EU leaders’ summit confronts vaccine rollout woes
EU leaders meet on Feb. 25 under pressure to speed up Europe's coronavirus vaccine rollout, and divided over border closures and what introducing vaccine travel certificates could mean.
The video summit for the leaders of the 27-nation bloc comes a year into the COVID-19 crisis, as most of the EU is experiencing a second wave of cases - or a third wave for some - that stubbornly won't diminish.
And the member states now face outbreaks of more contagious variants from Britain and South Africa.
Brussels has warned six governments, including Germany's, about unilateral border restrictions, while tourist-dependent countries are piling on the pressure to lift travel barriers in time for summer vacations.
After a sluggish start to the EU vaccination rollout - largely because the EU's plan was dependent on the vaccine from drugs giant AstraZeneca, which under-delivered - European capitals hope supplies will surge from April as Pfizer/BioNTech and Moderna ramp up production.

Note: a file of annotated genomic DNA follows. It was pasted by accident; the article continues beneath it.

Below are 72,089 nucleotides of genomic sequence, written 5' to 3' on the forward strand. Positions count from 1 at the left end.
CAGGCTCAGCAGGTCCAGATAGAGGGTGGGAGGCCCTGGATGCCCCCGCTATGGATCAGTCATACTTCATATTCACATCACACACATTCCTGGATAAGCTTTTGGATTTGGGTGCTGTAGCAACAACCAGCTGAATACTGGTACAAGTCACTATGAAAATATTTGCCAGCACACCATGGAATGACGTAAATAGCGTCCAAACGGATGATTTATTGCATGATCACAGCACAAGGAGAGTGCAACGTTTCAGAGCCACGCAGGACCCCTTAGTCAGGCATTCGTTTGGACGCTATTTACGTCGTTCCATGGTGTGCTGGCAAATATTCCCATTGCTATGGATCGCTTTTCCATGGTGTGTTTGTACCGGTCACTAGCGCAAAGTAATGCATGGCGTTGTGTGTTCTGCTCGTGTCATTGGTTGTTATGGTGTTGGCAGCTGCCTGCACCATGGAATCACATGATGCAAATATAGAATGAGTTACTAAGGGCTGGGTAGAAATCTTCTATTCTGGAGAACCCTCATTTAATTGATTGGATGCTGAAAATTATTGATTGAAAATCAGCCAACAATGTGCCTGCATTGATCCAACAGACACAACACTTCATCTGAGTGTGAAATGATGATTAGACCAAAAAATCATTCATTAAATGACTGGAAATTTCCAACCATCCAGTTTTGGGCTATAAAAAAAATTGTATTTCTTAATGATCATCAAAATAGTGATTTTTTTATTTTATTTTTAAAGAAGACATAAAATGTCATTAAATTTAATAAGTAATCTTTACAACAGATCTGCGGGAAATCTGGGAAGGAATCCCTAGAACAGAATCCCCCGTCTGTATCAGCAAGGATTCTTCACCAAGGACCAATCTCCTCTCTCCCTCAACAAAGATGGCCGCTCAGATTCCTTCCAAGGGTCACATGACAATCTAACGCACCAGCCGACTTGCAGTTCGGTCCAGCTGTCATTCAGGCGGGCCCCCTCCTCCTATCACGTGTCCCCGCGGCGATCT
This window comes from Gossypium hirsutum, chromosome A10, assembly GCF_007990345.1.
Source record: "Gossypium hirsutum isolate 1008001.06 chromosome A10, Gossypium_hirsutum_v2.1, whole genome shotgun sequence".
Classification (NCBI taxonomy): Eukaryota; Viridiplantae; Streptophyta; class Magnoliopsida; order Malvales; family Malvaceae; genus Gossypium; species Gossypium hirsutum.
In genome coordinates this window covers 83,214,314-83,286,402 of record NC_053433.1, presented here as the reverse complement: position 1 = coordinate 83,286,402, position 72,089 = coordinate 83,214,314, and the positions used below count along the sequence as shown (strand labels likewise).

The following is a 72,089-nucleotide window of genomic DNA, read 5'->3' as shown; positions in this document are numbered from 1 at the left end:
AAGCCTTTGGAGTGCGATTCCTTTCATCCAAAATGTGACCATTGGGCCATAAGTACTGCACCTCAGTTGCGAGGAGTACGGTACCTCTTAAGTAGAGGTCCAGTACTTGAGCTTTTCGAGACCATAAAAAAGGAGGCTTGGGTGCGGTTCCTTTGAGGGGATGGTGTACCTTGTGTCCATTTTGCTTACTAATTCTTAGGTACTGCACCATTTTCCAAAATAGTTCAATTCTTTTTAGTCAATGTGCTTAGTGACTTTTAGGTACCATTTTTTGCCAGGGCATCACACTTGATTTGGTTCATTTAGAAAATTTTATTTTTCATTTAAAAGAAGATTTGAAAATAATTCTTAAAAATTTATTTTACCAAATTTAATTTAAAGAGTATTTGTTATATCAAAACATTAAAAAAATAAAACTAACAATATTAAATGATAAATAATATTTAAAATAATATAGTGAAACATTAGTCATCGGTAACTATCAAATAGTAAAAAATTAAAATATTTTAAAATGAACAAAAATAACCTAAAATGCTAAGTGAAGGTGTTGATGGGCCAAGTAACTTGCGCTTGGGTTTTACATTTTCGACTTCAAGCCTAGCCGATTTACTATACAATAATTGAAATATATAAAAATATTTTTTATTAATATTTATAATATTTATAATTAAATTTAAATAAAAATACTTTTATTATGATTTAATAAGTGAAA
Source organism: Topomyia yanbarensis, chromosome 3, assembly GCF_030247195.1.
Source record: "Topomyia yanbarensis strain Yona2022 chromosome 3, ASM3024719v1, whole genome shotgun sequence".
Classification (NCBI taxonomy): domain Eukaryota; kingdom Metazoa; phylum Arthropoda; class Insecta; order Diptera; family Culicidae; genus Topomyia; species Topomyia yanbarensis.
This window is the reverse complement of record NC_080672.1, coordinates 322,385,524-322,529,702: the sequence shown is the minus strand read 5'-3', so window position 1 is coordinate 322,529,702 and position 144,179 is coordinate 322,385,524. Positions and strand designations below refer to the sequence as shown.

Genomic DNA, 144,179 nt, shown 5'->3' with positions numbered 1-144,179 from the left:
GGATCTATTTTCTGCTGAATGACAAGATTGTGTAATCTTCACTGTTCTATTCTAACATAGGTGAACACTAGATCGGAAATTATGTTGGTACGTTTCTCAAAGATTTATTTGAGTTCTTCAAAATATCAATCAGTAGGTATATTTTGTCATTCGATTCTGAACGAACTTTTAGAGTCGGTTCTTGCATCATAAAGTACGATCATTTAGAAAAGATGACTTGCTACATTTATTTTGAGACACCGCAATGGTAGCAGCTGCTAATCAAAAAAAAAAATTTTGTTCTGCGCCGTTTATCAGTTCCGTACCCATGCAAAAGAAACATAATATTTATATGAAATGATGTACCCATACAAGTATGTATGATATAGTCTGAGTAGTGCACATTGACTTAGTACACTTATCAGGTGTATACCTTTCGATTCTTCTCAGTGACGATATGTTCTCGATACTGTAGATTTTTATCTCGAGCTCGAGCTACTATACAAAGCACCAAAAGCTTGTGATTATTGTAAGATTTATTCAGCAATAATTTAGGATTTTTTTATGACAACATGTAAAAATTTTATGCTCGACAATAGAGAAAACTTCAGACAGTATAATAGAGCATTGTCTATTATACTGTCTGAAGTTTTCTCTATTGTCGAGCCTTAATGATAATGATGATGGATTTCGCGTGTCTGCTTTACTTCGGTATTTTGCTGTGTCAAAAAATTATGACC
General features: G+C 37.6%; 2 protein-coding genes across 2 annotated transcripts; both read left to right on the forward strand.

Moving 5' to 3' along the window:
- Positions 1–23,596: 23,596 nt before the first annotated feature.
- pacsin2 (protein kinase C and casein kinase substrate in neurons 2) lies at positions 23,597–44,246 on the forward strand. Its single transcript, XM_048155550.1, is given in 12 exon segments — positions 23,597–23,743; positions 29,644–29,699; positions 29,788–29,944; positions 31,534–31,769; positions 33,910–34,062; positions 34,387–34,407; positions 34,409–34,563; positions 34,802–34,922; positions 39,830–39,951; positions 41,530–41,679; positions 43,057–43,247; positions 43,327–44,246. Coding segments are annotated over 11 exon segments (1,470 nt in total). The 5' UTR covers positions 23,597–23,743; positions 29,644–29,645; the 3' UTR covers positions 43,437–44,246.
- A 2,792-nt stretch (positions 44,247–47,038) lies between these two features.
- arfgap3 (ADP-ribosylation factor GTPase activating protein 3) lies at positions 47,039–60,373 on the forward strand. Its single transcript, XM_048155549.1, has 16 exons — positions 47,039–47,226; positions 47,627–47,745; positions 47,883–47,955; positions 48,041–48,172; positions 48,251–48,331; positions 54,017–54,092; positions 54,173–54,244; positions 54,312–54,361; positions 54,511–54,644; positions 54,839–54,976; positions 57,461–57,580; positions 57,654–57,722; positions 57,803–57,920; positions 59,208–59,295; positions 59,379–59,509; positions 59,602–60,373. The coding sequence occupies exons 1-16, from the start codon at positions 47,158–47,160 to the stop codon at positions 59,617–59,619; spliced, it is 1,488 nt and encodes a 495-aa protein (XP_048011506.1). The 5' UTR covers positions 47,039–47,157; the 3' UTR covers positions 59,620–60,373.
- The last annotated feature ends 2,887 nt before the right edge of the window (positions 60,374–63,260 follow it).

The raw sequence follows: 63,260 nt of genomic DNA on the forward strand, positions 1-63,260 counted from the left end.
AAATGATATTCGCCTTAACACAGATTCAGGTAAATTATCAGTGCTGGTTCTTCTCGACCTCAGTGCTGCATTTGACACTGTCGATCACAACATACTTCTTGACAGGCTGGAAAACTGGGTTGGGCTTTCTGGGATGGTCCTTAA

A one-shot vaccine by Johnson & Johnson could also be approved by mid-March.
European Commission chief Ursula von der Leyen told the German regional daily Augsburger Allgemeine that, despite the friction with AstraZeneca, "vaccine manufacturers are our partners in this pandemic".
Her goal is to have 70 percent of adults in the European Union vaccinated by mid-September.
Just four percent of the bloc's 450 million people have received at least one jab, according to an AFP tally of official figures - and only two percent have been fully vaccinated with two jabs.
But thoughts are already turning to vaccine certificates.
Several EU officials and diplomats warned on Feb. 24 that, while they back a verifiable vaccination record, it is...